Did You Know? A Century-and-a-Half’s Worth

By Rick Dapp

Those feeling adventurous and willing to head north from Harrisburg for parts unknown don’t have to even leave Dauphin County. One can follow the river and stick with familiar names like Dauphin, Halifax and Millersburg, or, choose the path less traveled and head inland.

A variety of small communities, each with a singular history and legacy are dotted throughout northern Dauphin County. Carsonville (population 830 – if you consider it part of Halifax) has the Carsonville Hotel and excellent cuisine; Gratz (population 765) draws another 25,000 people into its fold during the week of the Gratz Fair (always starts the Sunday after Labor Day and lasts a week). This year’s Gratz Fair will be featuring the “World Famous Wallendas” during the venue. Pillow, named for General Gideon Pillow and celebrating its bicentennial this year, is smallest of the boroughs with barely 300 residents, and Lykens is one of the larger with 1,800 residents. But, it’s nearby Elizabethville (population 1,510) that has been home to a true American success story for 150 years.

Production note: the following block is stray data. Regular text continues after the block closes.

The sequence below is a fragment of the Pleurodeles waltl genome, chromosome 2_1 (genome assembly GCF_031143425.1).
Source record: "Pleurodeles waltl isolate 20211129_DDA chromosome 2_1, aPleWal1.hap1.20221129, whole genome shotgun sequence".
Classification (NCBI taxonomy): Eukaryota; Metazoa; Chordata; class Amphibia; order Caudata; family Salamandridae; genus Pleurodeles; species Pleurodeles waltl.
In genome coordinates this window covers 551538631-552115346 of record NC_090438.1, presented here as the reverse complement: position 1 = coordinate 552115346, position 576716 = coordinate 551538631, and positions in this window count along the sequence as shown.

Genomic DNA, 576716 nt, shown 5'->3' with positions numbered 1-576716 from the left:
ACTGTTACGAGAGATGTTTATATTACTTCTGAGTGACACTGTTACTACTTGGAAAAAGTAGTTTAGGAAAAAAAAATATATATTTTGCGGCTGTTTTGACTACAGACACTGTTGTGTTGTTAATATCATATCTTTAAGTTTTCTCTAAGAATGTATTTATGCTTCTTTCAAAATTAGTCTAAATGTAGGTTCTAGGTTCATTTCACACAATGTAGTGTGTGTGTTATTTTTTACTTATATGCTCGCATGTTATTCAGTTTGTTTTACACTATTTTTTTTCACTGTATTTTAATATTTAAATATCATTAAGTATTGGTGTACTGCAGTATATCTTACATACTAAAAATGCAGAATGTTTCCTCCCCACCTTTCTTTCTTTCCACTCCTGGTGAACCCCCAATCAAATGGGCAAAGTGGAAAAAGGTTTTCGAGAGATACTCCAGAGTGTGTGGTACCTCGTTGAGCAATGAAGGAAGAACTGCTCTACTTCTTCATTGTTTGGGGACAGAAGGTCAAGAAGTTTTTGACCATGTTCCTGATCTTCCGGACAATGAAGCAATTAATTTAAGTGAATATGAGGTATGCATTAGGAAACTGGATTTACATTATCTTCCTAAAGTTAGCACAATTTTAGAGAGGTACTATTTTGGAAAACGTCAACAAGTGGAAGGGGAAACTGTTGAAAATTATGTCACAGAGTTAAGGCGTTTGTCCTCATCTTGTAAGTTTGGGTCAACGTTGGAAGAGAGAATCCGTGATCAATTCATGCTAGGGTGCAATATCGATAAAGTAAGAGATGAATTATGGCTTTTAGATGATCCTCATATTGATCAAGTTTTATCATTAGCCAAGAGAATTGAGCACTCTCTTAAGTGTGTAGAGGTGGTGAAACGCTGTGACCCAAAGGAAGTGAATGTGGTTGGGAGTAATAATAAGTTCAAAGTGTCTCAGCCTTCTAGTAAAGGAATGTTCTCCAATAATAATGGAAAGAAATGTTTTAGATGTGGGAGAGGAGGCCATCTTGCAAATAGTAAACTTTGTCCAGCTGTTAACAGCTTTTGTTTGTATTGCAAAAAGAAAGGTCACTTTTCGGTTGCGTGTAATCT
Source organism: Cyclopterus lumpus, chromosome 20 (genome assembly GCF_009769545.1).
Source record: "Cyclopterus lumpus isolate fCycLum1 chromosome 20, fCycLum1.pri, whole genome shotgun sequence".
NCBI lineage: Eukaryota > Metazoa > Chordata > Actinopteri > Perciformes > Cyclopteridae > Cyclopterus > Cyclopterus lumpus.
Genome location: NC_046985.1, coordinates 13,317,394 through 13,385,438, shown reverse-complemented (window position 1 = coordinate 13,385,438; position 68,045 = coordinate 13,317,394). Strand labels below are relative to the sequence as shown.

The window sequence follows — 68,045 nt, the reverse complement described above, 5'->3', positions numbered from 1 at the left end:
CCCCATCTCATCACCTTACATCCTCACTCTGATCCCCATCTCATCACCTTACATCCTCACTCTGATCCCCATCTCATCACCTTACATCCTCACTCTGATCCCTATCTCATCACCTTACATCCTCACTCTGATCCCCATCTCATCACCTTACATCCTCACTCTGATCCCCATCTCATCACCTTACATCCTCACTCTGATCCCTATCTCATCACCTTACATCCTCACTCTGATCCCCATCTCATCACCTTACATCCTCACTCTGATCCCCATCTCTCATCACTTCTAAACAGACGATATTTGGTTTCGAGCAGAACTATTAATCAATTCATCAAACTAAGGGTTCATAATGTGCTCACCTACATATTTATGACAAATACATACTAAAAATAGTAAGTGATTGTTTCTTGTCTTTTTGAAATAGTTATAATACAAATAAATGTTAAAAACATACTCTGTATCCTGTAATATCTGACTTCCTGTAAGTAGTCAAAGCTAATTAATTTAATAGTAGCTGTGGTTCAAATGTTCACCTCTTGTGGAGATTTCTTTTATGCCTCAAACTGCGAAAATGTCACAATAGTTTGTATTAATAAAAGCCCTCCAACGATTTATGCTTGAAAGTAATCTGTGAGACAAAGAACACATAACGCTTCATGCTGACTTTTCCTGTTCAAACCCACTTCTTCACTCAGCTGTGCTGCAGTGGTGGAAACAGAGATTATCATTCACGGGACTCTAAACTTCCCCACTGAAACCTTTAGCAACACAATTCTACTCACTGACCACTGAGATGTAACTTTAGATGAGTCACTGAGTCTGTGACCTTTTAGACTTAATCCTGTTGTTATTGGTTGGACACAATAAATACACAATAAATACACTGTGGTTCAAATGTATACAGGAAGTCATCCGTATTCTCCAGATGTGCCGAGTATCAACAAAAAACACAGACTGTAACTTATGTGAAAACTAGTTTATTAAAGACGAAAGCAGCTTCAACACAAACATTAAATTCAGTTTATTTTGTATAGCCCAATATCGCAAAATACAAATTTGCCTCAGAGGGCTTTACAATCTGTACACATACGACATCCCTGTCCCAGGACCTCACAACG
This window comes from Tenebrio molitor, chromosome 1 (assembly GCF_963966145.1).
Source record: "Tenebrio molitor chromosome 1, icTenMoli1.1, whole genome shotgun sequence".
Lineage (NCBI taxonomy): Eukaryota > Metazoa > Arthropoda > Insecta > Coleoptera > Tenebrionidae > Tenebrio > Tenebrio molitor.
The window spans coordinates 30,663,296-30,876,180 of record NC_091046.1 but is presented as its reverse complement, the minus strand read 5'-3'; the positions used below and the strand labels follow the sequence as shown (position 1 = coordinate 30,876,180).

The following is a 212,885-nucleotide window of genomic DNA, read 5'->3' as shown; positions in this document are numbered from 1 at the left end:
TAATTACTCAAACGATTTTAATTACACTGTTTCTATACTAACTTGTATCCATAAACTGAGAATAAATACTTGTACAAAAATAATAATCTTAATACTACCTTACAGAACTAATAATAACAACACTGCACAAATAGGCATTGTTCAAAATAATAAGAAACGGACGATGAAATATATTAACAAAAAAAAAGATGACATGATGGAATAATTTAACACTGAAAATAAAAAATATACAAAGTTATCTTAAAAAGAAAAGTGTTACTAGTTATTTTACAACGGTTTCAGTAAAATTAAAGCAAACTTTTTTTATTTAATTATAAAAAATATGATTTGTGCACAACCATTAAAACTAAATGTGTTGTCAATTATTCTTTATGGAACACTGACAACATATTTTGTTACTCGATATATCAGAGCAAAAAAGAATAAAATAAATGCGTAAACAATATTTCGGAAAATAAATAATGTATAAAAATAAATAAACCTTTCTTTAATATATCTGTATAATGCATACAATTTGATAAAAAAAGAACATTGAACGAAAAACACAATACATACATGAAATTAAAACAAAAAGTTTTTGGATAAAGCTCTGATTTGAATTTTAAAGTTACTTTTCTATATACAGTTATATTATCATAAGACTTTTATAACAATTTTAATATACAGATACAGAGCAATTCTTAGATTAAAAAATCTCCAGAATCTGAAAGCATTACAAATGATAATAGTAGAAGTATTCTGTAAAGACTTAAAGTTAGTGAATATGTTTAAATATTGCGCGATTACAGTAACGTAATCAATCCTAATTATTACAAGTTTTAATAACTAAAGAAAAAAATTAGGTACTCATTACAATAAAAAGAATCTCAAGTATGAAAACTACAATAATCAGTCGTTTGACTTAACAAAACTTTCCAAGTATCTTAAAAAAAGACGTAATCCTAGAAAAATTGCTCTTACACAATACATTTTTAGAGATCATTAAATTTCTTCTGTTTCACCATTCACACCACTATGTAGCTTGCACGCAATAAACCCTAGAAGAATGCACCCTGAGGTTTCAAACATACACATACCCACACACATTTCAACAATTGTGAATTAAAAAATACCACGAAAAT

The Swab Wagon Company is believed to be one of the oldest continuously operated manufacturers of transportation vehicles in the world. Founded in 1868 by Jonas Swab, the Swab Wagon Company is also believed to be the oldest North American coachbuilder remaining in business today. Coachbuilding’s origins began with horse-drawn vehicles ranging from utilitarian farm wagons to elegant carriages. As time moved on coachbuilders applied their skills to “horseless carriages” and names like Fisher and Derham became synonymous with elegant automobile bodies. The “Body by Fisher” plate appeared on various General Motors cars as late as the 1990s.

Jonas Swab was born on March 1, 1843 in Washington Township, Dauphin County. He was raised, and worked, on his family’s farm until he was eighteen when he was apprenticed to a tanner from Pillow named Isaiah Matter. But, young Swab decided within a year that tanning animal hides was not for him and moved to an apprenticeship as a carpenter in a nearby factory that manufactured farm implements. His second apprenticeship was abbreviated by the Civil War and Swab enlisted in Company C of the Pennsylvania Volunteers in September of 1864. He saw action in Virginia at Petersburg, Hatcher’s Run, Bellefield, Gravelly Run, Five Forks, and was present at the surrender of Robert E. Lee at Appomattox on April 9, 1865.